How to Deal With Emotional Vampires: The Victim

 
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    June 4, 2013 at 10:31 am

    Everyone has — or has had — a friend who was such an emotional black hole that they manage to suck the life and fun out of everyone around them; all the energy goes in and nothing comes back out. In vain, you try to cheer them up only to wind up feeling like you just got off a long day of work and need a drink to take the edge off. Here are some ways to deal with emotionally vampiric friends without going crazy or ending your one-sided friendship.

    To clarify: This guide is for dealing with non-abusive emotional vampires; the ones who truly think that their life in its entirety is a tragedy and can’t help but unintentionally drag everyone who has to listen to their bullshit into the depths of “ugh” with every interaction.

    Worst Vampire Ever

    The Victim is always under attack from everything and everyone in the entire world. Someone or something else is always at fault for the bad things that happen to The Victim; this person takes little or no responsibility for their own life, actions and decisions and has a “Me Vs. World” attitude. It seems that the occasions on which they’re happy, jovial, or even level-headed are growing more and more rare; listening to their incessant sadness is beginning to feel like drowning in molasses. Very emo molasses.

     

    Setting Boundaries AKA Get Out of My House

    One of the hardest things to do with any relationship is to set limits and stay rigid about adhering to them. While setting limits designed to help you out will definitely… help you out, the same boundaries are almost guaranteed to be at odds with whoever they effect.

    You might:
    – Refuse to engage in an “Aww Are You Okay?” fest with your textaholic friend who is really upset about this guy who bumped into her and gave her a dirty look even though she said excuse me my God can you believe it? Why are people so rude? It really makes me disheartened about the human race in general and‚ĶJust stop responding after the initial “Oh well, some people are jerks” text.
    – Putting your phone on silent during “fuck off” hours.

    Is This Racist???????????????????????????????????????

    I mean, you could always just talk to them. It seems kind of fucked up to just start ignoring your friend out of what will seem like nowhere to them, even if they are annoying and tedious to talk to 90% of the time.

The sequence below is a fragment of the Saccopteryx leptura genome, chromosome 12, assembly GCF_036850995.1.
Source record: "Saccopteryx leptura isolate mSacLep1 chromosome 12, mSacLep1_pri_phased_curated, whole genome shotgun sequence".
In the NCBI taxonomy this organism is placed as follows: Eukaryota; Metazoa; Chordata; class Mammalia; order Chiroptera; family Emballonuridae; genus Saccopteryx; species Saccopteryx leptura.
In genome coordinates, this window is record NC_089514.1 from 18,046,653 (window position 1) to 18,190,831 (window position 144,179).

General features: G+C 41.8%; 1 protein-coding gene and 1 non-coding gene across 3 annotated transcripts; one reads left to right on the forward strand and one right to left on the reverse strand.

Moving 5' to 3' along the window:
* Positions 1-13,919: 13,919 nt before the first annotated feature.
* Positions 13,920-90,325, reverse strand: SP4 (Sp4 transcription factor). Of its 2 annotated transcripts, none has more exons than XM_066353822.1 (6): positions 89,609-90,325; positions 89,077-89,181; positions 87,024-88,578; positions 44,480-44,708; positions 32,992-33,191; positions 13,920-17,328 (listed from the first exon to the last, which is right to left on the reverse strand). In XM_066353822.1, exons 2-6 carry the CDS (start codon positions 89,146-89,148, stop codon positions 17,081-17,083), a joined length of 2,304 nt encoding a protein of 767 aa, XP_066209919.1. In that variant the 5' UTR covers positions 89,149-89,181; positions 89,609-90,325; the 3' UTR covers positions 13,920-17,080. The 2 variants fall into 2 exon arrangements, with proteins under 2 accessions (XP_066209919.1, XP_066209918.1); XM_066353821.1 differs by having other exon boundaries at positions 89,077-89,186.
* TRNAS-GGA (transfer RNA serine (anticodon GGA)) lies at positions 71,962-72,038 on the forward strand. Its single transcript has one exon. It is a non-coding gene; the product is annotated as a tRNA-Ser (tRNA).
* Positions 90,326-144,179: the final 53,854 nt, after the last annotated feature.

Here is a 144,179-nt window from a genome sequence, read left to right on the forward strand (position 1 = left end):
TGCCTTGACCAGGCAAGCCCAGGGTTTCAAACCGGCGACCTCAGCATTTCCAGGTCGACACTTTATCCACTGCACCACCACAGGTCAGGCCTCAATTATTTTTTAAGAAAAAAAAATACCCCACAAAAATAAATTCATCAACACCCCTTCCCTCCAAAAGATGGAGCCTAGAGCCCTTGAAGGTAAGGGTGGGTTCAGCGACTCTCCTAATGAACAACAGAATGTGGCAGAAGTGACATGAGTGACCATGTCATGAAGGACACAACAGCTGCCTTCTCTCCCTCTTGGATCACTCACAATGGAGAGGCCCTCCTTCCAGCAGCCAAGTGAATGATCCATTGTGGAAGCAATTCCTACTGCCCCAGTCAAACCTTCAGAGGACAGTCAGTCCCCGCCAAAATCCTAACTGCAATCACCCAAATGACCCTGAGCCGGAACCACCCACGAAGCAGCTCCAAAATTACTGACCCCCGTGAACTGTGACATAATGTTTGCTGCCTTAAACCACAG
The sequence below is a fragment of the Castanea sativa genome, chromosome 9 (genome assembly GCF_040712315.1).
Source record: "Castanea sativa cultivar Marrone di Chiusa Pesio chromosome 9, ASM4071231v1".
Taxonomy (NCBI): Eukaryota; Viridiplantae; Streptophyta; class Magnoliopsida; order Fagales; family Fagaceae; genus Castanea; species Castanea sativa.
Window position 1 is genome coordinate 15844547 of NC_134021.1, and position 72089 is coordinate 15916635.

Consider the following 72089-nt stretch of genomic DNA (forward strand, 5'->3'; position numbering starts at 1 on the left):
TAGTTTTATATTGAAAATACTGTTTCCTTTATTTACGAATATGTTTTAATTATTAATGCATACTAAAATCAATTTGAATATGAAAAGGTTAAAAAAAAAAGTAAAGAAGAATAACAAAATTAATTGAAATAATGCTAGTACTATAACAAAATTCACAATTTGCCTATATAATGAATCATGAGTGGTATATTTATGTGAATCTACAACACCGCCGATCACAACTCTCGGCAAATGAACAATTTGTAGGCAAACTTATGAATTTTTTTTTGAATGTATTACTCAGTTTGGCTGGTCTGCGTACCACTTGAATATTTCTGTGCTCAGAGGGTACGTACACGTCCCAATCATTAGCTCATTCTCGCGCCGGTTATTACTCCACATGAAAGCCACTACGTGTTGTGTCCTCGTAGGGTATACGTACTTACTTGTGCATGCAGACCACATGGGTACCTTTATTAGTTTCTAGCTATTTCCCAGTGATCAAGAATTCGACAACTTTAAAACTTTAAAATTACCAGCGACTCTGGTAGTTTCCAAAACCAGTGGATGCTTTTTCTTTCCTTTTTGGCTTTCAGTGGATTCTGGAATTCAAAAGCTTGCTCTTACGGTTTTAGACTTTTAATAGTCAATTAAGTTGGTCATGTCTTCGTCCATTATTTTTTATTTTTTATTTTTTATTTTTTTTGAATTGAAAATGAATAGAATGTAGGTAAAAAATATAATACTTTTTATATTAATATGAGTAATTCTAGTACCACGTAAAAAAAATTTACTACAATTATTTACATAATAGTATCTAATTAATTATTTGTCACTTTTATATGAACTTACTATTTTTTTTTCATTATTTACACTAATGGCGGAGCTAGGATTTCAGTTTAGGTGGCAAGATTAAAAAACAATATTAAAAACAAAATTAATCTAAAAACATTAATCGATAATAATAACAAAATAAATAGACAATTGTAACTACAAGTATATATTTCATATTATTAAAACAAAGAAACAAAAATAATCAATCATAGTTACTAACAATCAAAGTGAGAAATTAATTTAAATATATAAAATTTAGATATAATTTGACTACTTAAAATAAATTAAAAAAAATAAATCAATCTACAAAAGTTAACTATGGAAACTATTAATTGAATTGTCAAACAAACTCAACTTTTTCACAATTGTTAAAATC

Talking to people is hard because:
    – Awkward
    – Feelings
    – Having to be honest about stuff the other person probably doesn’t want to hear
    – Exhausting, would rather get drunk with friends than have a serious discussion about annoying friend’s annoyingness.

    However, a discussion may relieve a lot of the tension you’re feeling and might even prevent you from having to give ole Saddie the cold shoulder. If you do it right.

    Never approach your shitty friend all like, “hey, so you’ve been a shitty friend,” or, “I know you’re sad and everything but listening to your shit is really starting to bring me down, dude.” Even if this is the way you feel, your friend will feel criticized and hurt if you approach the situation in a way that focuses on you and your problems with them.

    Instead, talk about them. There are sugary, kind ways to express your annoyance and concern without lying or being mean.

    I hate seeing you sad, I wish there was something I could do to help, I wonder what you could do to make yourself feel better, I want you to have more fun, I think you’re great and should be happier and seeing you sad a lot makes me concerned and worried, blah blah blah I care about you and am trying to help you and secretly want to strangle you for being so melodramatic. Leave out that last part.

    Using this gentle method, they may at least rethink their attitude. If nothing else, they’ll know that you care about them. If this doesn’t seem to help, you may want to take a more direct “I’m sorry that you’re upset but the negativity is rubbing off on me and I am going to commit a murder-suicide if you don’t stop complaining.”

    But while the conversation might be meaningful to you both, it will most likely change nothing. For an emovamp, just making an effort to become happier is a painful, tragic road full of upsetting every-things and sadness swamps. Prepare to execute those boundaries and make yourself a little less emotionally present.

    If none of the above works and you still find yourself struggling to not gouge your eyes out every time your pal hits you up outside the boundary zone, it may be time to cut ties and fly away into the sunset without that giant sack of someone else’s emotional baggage on your back.

     
     
     
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